“If they were residents here, they had to practice in the morning, they had to practice in the evening, they had to attend as many sesshins as I could let them on. That was the condition. And we had to eat together, because that was the only way it would work. We couldn’t have everyone cooking separately, so we had communal cooking. That sort of thing. So there was a degree of community.”
One of the senior students I interviewed, Roch, had been one of those early residents. Like Monique and the other two students I spoke to, his mother tongue is French, and, from time to time, he had to discuss with others the best way to express something in English. The five of us met in what is called the Lower Zendo, a large open room on the ground floor of the former school and garage. There was an altar to Kannon at one end with a bowl of three Granny Smith apples as an offering and a vase of freshly cut flowers. In the stairwell leading up to the zendo proper, there was a large circular sawmill blade suspended by a rope. It served as the zendo’s gong and had a surprisingly sonorous tone.
“I was living in the bush, on my own, because I was in really deep pain. So, I locked myself in an old farm house, and I couldn’t tolerate people anymore, so I just isolated myself.” He was 23 years old at the time. “My brother was traveling on the west coast, on his bike, and when he came back, at Christmas time, he had a book, The Three Pillars of Zen, and he handed it to me. He said, ‘That’s for you. You need that.’ And I had never read something so sharp. Straight to the point!”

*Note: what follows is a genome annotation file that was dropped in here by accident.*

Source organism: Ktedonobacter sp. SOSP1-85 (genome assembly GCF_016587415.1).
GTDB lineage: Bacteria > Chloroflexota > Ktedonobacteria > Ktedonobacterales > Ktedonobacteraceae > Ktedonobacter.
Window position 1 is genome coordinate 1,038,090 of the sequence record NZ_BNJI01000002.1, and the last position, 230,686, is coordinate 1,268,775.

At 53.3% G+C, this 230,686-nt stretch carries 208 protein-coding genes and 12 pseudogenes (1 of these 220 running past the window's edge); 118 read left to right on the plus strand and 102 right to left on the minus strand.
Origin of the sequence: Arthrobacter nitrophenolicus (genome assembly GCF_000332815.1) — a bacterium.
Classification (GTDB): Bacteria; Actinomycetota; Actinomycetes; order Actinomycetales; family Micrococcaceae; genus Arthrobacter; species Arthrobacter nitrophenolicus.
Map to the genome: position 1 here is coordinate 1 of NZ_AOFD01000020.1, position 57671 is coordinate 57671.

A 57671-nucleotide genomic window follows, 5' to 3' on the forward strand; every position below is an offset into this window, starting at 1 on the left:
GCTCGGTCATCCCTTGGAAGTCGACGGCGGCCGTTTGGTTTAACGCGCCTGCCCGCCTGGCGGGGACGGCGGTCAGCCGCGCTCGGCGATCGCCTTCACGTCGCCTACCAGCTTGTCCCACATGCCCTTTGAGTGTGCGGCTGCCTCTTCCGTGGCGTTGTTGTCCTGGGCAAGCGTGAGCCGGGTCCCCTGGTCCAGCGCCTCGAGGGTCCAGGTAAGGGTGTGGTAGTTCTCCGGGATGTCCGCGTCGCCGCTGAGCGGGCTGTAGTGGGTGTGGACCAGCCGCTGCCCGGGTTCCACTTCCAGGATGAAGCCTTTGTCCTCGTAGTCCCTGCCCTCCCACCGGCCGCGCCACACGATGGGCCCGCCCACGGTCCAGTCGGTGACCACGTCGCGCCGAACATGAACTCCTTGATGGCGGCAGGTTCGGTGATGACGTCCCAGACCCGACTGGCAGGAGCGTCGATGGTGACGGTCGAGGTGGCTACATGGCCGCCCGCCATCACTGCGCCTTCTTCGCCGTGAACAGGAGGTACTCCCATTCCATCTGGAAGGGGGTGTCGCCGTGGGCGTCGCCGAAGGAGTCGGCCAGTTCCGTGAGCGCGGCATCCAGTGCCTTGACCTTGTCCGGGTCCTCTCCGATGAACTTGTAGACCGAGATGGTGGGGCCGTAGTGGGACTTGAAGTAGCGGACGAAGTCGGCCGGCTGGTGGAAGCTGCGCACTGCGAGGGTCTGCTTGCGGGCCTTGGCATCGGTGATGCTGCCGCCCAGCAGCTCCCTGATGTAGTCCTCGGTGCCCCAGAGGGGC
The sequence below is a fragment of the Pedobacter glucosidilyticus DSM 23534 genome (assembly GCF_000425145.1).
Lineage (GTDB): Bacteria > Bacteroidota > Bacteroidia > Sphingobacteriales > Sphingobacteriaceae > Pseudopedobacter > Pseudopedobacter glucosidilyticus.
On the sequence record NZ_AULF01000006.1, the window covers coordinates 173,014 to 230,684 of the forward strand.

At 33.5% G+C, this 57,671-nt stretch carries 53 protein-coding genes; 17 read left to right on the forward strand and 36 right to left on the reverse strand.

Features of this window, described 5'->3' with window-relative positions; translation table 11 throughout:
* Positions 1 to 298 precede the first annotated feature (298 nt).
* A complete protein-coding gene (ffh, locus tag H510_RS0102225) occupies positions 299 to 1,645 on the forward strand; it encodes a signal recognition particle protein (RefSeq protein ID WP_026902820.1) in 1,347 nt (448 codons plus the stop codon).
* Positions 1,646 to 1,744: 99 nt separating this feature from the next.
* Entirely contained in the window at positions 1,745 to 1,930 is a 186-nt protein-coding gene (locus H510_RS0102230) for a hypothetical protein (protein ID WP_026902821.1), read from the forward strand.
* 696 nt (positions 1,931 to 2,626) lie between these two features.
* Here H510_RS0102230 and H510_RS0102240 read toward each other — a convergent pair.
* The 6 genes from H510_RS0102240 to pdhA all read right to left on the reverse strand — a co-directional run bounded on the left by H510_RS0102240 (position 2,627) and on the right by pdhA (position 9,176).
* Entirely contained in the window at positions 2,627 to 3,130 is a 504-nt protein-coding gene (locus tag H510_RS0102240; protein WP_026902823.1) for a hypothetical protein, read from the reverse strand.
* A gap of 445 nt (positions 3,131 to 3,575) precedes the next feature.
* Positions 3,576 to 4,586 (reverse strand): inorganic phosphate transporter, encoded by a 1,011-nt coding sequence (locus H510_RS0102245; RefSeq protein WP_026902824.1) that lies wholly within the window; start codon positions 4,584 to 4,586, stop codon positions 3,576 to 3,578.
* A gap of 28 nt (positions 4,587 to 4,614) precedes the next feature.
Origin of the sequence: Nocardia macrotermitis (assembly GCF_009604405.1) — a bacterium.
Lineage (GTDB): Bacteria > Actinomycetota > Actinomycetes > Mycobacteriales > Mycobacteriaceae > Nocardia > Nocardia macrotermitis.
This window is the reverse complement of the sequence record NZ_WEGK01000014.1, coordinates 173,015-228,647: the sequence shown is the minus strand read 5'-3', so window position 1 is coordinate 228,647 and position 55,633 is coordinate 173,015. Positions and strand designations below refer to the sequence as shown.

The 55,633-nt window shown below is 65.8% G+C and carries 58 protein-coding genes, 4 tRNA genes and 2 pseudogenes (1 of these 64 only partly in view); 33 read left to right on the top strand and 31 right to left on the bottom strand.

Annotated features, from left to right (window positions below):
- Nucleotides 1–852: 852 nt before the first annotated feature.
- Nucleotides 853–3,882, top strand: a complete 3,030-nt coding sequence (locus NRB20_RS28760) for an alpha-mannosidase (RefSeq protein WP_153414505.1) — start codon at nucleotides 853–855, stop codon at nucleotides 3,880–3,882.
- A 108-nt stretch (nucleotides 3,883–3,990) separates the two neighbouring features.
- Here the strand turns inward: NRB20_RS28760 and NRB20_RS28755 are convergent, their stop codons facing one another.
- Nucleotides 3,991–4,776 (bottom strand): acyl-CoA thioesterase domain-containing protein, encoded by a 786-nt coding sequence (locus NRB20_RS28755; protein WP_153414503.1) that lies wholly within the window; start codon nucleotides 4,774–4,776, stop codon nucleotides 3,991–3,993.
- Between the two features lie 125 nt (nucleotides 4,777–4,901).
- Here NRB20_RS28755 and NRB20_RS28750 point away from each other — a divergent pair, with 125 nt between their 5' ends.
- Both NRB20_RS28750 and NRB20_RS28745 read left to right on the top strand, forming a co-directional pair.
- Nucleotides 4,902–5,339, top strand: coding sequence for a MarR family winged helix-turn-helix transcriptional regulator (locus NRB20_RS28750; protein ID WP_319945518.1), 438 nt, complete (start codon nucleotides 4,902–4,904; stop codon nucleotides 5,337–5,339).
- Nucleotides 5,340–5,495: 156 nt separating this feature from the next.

When, after ten months, Roch came back to the city, he saw a poster at a bookstore.
“It said: ‘Zen workshop in Montreal. Albert Low.’ And I called, and I came to that workshop, September ’81. And I felt, ‘Well, I’m gonna come back here.’ And then I left, went back home in Gatineau, and, a few days after, I said, ‘Well, I’m going to write to him.’ But I didn’t know what to say. I just wanted a contact. I was writing poetry at that time, and I said, ‘Well, I’m going to send him a few poems. Just to have contact.’ And he wrote to me, ‘Dear Roch. Don’t try to fill up the hole that can’t be filled.’ And I cried. That’s it. Like I say, I was in deep pain. Deep pain. But you don’t know why. It’s just…. You stop breathing.”
The other three nodded their heads in assent.